November 10th, 2005


Fox Eyes

It's a little too early in the morning to be awake, but I thought it was about time that I tried to write an entry for this journal. I've hardly written anything for a long while and I think and write so slowly at times that it can take hours to complete even a couple of paragraphs. I have a fair amount that I could write about, since I've been in both Tokyo and Australia for a while, but rather than write backwards about what has happened, for the time being let me pass imperfectly into the present.

I've been in Osaka for three days now. I can't say that I've done much beyond eating, drinking and wandering. The word kuidaore ("eating yourself bankrupt") is used to describe one supposed characteristic of the city's inhabitants. Osaka has also often been described as the Manchester of Japan and there are certainly some strong parallels given the place's historical background as a place of commerce that existed outside of either the court (Kyoto) or government (Tokyo). Osakans are also supposed to be a rather flashy sort when it comes to dressing and it's tempting to think that the city would grant Bet Lynch the freedom of the city forthwith if they had any idea who she was, although some doubts have recently been voiced concerning the actual popularity of animal print clothing in these parts.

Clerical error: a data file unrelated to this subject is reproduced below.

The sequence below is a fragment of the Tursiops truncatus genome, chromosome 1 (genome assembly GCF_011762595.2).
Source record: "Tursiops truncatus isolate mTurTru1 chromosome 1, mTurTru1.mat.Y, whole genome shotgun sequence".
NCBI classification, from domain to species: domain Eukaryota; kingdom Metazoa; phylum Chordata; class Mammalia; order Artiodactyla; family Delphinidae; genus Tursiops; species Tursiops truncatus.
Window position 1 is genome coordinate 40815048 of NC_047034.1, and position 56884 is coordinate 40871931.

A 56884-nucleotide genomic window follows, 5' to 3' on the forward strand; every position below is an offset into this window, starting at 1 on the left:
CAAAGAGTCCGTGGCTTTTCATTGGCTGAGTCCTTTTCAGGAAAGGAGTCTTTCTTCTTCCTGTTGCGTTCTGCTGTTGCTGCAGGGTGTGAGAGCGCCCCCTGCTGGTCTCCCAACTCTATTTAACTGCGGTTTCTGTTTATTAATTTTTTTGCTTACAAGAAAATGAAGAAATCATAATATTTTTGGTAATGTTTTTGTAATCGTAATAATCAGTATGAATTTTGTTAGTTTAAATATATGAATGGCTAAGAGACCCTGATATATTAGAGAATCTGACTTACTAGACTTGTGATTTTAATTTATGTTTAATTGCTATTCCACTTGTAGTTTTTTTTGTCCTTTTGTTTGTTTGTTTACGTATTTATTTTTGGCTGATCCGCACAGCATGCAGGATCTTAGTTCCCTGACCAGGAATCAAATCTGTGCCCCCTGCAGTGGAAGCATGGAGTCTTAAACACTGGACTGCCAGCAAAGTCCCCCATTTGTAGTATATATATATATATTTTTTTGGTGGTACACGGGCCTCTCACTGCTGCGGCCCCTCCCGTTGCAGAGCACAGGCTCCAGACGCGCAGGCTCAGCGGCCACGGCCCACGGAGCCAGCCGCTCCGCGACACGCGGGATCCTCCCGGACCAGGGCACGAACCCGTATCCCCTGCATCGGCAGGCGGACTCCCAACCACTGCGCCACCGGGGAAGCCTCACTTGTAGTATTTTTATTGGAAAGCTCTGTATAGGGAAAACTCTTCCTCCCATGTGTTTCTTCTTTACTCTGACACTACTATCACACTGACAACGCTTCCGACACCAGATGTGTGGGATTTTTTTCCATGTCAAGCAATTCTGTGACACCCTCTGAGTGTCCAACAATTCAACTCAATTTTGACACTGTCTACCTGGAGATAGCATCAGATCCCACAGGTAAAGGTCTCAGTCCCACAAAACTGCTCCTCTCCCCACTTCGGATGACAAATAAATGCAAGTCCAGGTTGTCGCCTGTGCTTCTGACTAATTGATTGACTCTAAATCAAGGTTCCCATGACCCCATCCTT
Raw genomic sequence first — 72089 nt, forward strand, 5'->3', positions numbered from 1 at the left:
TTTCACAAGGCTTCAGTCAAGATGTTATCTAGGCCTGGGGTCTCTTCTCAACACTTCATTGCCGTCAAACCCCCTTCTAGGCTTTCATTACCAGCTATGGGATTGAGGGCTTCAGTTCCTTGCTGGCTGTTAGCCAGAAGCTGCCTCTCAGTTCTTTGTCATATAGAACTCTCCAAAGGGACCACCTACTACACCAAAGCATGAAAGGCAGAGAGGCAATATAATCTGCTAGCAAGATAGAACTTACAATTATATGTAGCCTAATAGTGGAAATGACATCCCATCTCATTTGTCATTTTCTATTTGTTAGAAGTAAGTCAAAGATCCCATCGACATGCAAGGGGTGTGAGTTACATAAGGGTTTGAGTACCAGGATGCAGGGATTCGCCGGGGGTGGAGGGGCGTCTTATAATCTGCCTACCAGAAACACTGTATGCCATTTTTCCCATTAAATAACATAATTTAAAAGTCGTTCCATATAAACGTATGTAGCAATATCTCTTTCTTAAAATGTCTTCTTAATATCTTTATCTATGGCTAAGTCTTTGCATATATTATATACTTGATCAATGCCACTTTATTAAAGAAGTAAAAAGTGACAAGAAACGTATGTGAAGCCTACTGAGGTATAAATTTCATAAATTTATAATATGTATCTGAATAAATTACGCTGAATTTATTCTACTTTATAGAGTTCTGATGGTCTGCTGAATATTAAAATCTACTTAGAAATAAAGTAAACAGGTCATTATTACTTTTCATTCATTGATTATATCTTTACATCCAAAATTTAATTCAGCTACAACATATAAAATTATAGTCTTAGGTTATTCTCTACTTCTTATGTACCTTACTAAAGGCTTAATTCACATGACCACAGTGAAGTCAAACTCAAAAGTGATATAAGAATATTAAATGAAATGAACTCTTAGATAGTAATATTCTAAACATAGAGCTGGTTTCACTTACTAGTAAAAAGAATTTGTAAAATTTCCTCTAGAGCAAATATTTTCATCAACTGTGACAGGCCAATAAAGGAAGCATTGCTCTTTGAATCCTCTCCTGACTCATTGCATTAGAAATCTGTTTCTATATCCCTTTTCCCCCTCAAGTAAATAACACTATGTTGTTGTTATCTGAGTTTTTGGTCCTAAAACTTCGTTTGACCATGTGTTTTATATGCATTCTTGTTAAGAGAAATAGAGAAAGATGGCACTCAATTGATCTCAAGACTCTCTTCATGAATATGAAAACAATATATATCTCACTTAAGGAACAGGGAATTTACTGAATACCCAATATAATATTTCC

(At which point I start looking for more references on Osaka style, but end up reading a couple of chapters from Miyazaki Manabu's biography Toppamono. I read it on his old site here and although I can't find a link on the current site, it seems you can access the later chapters by adjusting the last number in the URL. It's easy enough to find guidebook style opinion on Osaka via the net anyway...)

Puppets. That's what I started out wanting to write about. I'm fortunate enough to be in Osaka for one of the series of performances held at the National Bunraku Theatre over the year. Moreover, it's a performance of Honcho Nijushiko (本朝廿四孝), which is generally translated as 24 Models of Filial Piety or 24 Dutiful Sons of Japan as is wrote here in the programme. It's a rare treat to see a whole play rather than a few choice excerpts although I'm not sure that the original work has survived intact (so I'm spared all 24 examples, I think..). Nevertheless, the first part start this morning at 10:45am and finishes at 3:30pm. I could then go back in at 4:30 for the second half (finishing at about nine or so), but I decided to defer that pleasure until tomorrow afternoon. Time presses on and there's some work to be done beforehand writing up more cafe-related notes, but you can watch an extract from the performance at the bottom of the page here and it will be Yoshida Minosuke again tomorrow as the main operator. I'm not sure this sleepy post really expresses my substantial excitement at seeing bunraku again, my favourite of all live theatrical performance. I shall just have to express my intangible joy through a particularly exuberant moustache waxing and write upon my return.